Has The “True Sneaker Head” Really Become Non-Existent?
Once upon a time, the term “sneaker head” applied to a relatively small group of people who were genuinely interested in the intricacies and uniqueness of certain sneakers. They weren’t just fans of Air Jordans. Or Chuck Taylors. Or anything with the word “Foamposite” in it. They weren’t guys and girls who bought into the hype behind a pair of limited-edition kicks. They were interested in all kinds of sneakers and they liked when people stopped them on the street to ask about a particular sneaker that they were wearing. Those days, however, are long gone. Or, are they?
In a recent article published in a journal called The Trade, James Bond—the co-owner and co-founder of Undefeated—was asked about how the concept of the “sneaker head” has changed in recent years. And, he revealed that he thinks that the “true sneaker head” has basically become extinct. It’s one reason that he had to change the way Undefeated approached a recent deal with Foot Locker that called for them to put together a custom Converse sneaker. He says that, today, sneaker companies have to worry about catering to the masses, rather than the “sneaker heads” out there.
“Our business landscape has changed and the majors are going to move with or without you,” he said. “The ‘sneaker head’ so to speak is no longer a viable business model as the true [sneaker] head has become almost non-existent. You have to learn to appeal to the masses in a creative and tasteful way. Converse has allowed us to do just that with the program we are doing with Foot Locker.”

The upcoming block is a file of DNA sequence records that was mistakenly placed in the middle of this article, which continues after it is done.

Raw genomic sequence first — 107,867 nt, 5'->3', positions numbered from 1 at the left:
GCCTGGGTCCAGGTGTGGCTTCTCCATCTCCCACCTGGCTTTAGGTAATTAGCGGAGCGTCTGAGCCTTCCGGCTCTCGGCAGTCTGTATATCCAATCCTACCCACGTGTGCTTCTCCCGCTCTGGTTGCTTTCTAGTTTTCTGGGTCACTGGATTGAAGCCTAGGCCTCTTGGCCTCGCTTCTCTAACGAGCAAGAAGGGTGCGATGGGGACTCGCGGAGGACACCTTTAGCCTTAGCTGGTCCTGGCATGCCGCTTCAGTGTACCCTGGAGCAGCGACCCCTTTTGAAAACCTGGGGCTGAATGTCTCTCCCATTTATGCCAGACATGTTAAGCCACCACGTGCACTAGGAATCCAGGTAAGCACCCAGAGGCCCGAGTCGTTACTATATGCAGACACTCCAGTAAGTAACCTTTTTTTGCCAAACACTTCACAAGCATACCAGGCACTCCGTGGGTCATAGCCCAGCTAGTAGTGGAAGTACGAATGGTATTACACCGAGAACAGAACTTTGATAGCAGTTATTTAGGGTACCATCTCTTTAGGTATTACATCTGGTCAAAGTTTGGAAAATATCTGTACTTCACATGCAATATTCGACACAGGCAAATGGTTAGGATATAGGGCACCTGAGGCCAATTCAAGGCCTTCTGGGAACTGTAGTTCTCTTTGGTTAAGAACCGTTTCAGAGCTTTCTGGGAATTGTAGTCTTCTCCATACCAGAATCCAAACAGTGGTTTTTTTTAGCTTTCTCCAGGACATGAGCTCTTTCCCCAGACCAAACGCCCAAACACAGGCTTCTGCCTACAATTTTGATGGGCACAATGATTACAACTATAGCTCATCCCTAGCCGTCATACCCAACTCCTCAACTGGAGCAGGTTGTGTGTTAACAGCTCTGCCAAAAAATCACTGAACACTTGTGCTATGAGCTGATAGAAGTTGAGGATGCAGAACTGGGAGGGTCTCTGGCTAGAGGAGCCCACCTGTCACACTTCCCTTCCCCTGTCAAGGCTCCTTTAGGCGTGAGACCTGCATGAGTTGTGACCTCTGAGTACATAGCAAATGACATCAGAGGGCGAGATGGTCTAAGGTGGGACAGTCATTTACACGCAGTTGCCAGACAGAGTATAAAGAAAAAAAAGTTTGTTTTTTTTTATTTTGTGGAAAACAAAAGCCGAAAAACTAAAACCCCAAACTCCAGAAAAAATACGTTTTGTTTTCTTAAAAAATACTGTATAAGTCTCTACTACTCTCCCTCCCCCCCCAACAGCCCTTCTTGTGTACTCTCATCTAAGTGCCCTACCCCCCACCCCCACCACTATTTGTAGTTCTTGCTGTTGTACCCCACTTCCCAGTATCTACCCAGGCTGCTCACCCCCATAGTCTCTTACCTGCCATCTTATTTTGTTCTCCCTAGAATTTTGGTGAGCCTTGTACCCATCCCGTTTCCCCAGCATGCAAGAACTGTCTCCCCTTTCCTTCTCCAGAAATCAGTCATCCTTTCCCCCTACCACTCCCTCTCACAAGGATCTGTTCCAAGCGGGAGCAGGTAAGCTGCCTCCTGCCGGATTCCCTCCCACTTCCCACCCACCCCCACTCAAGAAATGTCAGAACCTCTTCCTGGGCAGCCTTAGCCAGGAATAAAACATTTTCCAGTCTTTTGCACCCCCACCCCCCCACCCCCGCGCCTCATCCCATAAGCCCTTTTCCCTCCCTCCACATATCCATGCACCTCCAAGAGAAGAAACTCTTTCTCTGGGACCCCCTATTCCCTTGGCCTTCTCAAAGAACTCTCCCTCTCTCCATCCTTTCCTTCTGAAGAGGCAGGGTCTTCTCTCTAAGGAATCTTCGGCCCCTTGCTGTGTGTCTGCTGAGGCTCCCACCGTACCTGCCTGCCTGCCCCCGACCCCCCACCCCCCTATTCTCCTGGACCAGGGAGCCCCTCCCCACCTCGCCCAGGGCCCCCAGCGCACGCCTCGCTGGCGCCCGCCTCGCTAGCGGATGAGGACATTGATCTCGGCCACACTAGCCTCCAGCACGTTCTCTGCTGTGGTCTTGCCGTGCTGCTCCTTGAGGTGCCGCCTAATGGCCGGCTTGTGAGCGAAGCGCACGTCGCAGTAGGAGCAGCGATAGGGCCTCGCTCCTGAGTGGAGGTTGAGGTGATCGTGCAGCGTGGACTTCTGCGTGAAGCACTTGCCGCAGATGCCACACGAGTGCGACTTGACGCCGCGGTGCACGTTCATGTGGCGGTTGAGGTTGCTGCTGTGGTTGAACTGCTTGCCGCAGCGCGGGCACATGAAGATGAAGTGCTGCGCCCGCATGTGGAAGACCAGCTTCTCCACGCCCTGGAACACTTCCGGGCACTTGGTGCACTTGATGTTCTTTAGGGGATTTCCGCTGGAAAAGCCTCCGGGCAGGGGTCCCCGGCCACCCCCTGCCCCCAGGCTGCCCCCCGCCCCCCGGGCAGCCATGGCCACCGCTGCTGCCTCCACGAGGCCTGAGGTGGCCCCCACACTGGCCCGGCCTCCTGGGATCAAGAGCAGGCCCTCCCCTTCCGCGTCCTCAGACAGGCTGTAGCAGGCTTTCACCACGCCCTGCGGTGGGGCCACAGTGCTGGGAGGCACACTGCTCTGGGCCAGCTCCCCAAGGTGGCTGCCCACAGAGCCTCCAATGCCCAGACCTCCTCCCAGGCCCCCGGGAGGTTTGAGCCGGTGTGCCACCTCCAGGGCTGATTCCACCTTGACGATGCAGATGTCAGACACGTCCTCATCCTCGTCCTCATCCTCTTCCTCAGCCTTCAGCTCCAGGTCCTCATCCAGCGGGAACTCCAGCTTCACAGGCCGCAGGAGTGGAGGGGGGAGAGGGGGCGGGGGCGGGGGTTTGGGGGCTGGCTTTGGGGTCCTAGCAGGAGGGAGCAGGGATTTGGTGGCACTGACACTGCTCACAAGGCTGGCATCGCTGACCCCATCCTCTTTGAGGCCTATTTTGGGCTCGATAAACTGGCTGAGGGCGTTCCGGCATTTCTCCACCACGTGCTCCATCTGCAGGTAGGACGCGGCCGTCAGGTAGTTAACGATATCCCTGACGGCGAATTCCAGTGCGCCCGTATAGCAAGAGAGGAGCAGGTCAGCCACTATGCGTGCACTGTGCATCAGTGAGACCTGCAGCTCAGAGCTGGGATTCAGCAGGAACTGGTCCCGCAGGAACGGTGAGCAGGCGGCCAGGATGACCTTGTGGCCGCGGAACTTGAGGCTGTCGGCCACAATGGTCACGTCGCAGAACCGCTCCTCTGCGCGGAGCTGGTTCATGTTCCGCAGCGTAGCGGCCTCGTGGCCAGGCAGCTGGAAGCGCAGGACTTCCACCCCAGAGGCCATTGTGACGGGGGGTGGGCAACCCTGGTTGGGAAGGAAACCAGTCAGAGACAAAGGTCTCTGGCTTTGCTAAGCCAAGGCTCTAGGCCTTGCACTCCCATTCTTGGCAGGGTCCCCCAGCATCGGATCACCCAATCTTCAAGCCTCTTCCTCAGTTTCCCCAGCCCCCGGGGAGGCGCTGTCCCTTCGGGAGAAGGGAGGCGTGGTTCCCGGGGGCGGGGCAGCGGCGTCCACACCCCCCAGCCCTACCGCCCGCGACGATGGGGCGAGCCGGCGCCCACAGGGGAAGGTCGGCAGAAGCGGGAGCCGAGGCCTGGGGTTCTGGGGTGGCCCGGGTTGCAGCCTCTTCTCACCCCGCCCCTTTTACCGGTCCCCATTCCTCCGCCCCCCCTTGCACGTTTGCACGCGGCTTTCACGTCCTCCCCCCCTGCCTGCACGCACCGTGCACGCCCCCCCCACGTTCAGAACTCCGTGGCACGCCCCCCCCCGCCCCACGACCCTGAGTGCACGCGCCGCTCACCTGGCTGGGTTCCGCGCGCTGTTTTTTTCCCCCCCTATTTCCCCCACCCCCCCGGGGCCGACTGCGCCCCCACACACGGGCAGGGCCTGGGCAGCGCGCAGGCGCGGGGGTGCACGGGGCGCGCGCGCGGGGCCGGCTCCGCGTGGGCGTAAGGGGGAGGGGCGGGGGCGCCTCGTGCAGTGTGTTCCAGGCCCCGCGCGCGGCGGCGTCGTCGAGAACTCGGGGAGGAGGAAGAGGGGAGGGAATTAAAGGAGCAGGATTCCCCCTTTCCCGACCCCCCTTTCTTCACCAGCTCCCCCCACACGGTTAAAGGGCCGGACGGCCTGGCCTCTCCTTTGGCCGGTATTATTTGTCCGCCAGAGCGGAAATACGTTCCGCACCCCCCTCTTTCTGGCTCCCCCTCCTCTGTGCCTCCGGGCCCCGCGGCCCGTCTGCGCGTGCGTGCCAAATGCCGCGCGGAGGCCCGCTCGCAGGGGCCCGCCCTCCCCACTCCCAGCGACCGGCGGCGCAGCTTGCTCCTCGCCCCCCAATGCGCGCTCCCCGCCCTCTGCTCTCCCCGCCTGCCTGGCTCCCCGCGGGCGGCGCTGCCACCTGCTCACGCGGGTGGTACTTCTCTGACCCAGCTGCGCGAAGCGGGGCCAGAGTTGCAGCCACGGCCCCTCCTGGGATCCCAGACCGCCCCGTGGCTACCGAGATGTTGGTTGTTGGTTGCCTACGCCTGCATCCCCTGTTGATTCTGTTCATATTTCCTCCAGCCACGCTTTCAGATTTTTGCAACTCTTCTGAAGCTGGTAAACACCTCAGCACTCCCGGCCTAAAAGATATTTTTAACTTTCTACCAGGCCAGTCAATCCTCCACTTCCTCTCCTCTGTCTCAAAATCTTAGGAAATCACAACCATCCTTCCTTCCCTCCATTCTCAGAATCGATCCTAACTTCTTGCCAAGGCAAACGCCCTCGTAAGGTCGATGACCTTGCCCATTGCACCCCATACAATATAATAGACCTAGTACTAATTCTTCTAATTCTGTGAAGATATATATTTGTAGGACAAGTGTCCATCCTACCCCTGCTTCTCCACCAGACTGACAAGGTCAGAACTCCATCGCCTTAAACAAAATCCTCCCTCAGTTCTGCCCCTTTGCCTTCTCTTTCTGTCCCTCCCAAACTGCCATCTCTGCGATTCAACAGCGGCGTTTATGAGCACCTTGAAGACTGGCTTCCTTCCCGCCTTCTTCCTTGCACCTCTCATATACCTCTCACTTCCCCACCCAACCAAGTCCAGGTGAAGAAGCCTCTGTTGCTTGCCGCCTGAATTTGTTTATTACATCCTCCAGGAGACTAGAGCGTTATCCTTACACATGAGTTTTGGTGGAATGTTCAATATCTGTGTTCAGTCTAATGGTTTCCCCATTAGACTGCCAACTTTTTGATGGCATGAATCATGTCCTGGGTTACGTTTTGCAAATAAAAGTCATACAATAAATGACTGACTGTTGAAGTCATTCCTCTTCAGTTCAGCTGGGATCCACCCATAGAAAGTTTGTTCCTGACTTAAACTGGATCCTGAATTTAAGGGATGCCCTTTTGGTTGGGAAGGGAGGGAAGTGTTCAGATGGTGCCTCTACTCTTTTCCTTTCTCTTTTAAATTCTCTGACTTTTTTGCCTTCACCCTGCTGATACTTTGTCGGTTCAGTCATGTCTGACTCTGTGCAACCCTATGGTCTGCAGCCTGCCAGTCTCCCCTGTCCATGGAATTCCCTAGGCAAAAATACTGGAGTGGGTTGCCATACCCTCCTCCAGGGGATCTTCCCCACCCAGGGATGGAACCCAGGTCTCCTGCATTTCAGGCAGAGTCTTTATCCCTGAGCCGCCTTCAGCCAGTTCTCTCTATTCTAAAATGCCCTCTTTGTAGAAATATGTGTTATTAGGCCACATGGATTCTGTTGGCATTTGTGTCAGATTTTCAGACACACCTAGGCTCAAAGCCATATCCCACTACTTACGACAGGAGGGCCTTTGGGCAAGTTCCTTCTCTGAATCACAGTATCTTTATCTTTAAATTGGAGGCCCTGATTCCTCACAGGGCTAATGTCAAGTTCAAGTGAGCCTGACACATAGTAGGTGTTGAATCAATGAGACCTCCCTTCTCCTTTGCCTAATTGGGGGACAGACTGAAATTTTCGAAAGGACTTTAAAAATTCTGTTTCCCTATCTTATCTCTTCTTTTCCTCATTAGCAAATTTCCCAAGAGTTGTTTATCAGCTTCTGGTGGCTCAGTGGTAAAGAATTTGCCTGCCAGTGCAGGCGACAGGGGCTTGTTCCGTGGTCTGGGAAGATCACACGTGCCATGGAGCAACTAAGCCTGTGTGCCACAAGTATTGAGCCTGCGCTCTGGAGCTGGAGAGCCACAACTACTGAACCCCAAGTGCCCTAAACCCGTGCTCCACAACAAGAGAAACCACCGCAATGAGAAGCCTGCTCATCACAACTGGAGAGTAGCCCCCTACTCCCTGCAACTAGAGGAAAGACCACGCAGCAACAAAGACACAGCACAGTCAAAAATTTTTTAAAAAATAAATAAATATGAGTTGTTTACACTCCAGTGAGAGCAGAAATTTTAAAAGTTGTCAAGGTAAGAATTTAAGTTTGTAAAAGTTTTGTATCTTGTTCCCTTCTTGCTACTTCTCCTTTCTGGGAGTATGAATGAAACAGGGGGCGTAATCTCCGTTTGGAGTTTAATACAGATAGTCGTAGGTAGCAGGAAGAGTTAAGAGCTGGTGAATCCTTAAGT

Obviously, part of Bond’s response was meant to raise awareness for the Foot Locker program. But, it sounds like his point is that companies like Undefeated have to do deals like that one in order to make money, because they can’t necessarily rely on the old business model of catering solely to “sneaker heads” in order to stay afloat. But, it also raises an interesting question: Does that mean that the concept of the “sneaker head” is dead right now? Or, does it mean that it will be dead soon? Only time will tell. But, one thing is clear: The definition of the “sneaker head” has changed greatly in recent times. And, it’s going to continue to change at a pretty rapid pace over the course of the next few years. So, stay tuned.